Geneva, Mar 30(ANI): Scientists at Geneva's European Centre for Nuclear Research or CERN marked a breakthrough in their efforts to understand the origins of the universe on Tuesday, as they successfully conducted the Large Hadron Collider (LHC) experiment, which has been dubbed the 'Big Bang Machine'.
According to reports, scientists working on the 'Big Bang machine' celebrated high-velocity collisions between sub-atomic particles at the LHC on the frontiers of Switzerland and France.
Reports said that two proton beams circulating in alternate directions collided and reached the maximum planned energy levels of seven trillion electron volts within a few minutes.
It is believed that the achievement marks the beginning of work that could lead to the discovery of fundamental new physics.
"We are very excited, no longer nervous and very happy... It's the beginning of a long fantastic era of particle physics," The Financial Times quoted Rolf-Dieter Heuer, the Director General of CERN, as saying.
Two beams of protons began 10 days ago to speed at high energy in opposite directions around the 27-kilometer (17-mile) tunnel under the Swiss-French border at Geneva. he CERN was trying to use the powerful superconducting magnets to force the two beams to cross, creating collisions and showers of particles.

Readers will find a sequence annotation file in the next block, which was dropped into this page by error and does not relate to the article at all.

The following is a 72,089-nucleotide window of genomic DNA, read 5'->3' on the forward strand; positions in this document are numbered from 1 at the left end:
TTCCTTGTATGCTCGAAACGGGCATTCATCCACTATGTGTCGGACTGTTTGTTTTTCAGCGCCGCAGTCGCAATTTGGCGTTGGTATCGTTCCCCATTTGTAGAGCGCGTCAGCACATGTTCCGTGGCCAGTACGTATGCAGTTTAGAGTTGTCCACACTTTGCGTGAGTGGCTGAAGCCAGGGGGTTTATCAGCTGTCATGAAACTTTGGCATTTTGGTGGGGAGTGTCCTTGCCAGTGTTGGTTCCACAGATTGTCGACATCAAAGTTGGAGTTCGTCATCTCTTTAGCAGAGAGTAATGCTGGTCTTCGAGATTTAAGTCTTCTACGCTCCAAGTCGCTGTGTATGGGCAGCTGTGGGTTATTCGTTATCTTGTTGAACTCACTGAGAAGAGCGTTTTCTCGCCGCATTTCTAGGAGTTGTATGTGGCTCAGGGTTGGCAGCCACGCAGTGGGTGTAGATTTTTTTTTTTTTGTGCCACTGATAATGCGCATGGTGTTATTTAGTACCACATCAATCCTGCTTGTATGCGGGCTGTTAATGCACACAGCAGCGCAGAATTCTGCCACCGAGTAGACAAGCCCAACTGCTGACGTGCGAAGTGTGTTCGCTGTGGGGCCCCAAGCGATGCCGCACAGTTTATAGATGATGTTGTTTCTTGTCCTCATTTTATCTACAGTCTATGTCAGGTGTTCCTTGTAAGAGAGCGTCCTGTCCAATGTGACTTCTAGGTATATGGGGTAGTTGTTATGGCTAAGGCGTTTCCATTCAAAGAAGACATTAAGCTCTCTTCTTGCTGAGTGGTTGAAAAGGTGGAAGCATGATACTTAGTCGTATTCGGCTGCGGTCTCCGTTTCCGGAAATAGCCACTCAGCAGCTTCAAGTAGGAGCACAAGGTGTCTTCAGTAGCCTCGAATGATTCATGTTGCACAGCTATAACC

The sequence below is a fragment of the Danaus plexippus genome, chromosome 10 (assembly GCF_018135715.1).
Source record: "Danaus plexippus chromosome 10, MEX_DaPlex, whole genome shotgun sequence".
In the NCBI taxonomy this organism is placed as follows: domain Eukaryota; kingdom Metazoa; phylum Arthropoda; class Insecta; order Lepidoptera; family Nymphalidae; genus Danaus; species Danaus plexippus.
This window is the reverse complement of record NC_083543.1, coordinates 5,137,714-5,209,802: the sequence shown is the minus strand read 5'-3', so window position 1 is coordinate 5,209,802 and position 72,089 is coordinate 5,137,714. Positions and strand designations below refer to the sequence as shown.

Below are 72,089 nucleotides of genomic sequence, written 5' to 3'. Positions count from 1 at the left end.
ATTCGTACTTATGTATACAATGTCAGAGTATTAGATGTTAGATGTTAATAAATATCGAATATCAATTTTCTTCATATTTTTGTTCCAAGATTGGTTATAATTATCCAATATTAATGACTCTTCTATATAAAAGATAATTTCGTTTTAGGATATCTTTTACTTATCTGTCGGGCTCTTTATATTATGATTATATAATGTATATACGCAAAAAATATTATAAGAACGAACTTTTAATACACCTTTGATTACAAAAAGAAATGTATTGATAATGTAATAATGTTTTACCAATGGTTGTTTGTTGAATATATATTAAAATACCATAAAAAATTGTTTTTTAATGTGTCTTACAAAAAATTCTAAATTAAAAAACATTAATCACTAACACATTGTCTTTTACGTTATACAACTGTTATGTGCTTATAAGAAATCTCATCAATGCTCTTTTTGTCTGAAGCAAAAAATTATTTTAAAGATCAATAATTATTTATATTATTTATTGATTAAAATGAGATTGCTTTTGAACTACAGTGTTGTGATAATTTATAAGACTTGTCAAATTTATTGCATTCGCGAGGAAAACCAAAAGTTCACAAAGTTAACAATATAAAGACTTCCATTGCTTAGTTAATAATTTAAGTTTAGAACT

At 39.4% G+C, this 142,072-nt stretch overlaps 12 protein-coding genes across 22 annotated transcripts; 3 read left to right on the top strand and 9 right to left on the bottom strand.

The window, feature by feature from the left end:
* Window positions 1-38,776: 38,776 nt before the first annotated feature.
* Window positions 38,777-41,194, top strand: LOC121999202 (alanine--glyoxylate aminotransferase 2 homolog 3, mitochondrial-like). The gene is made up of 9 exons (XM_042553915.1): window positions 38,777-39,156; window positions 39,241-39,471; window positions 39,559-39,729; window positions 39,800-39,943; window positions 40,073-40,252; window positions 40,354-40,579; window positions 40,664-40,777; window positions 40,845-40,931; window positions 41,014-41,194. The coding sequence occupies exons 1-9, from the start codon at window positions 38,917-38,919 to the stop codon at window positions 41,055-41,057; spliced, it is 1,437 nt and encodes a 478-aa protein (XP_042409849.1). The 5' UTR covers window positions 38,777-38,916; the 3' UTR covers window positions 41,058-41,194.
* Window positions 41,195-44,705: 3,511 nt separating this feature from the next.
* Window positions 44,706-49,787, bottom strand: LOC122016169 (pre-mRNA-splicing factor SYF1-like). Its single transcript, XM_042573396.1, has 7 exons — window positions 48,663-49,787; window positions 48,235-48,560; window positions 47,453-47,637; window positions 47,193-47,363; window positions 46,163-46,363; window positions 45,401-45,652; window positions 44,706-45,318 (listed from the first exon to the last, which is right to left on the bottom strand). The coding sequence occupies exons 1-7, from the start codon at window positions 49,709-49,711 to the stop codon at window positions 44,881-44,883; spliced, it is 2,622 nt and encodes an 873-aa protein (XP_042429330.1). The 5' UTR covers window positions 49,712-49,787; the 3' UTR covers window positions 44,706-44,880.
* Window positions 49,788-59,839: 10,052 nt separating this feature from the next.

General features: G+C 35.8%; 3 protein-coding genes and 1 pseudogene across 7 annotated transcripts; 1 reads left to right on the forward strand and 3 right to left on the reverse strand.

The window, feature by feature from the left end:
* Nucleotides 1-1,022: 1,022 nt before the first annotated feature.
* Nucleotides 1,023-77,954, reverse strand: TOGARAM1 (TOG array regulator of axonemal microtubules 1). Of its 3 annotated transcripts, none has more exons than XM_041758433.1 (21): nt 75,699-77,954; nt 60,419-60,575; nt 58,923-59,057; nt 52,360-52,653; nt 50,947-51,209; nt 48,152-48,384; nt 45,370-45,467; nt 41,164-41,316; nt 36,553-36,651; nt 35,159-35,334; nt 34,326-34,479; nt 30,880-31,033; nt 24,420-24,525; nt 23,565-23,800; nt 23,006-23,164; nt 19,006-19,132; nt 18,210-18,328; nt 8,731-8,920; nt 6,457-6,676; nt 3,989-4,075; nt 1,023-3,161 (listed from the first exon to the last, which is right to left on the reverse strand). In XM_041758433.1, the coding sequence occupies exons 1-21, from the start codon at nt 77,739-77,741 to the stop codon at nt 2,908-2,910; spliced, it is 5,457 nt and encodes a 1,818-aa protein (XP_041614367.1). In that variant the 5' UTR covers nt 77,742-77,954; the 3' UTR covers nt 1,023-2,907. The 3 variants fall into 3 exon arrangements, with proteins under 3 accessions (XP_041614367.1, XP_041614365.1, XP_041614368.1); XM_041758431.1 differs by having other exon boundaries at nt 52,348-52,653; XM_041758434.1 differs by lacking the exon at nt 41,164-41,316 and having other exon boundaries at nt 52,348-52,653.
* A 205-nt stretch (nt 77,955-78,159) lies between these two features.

They could have been successful immediately, but such huge machines were so tricky to run that it took days.
When collisions become routine, the beams were packed with hundreds of billions of protons, but the particles were so tiny that few collided at each crossing.
The Large Hadron Collider was launched with great fanfare on September 10, 2008, but it was sidetracked nine days later when a badly soldered electrical splice overheated, causing extensive damage to the massive magnets and other parts of the collider some 300 feet (100 meters) below the ground.
It cost 40 million dollars to repair and improve the machine so that it could be used again at the end of November.
Since then, the collider has performed almost flawlessly, giving scientists valuable data in the four-week run before Christmas. (ANI)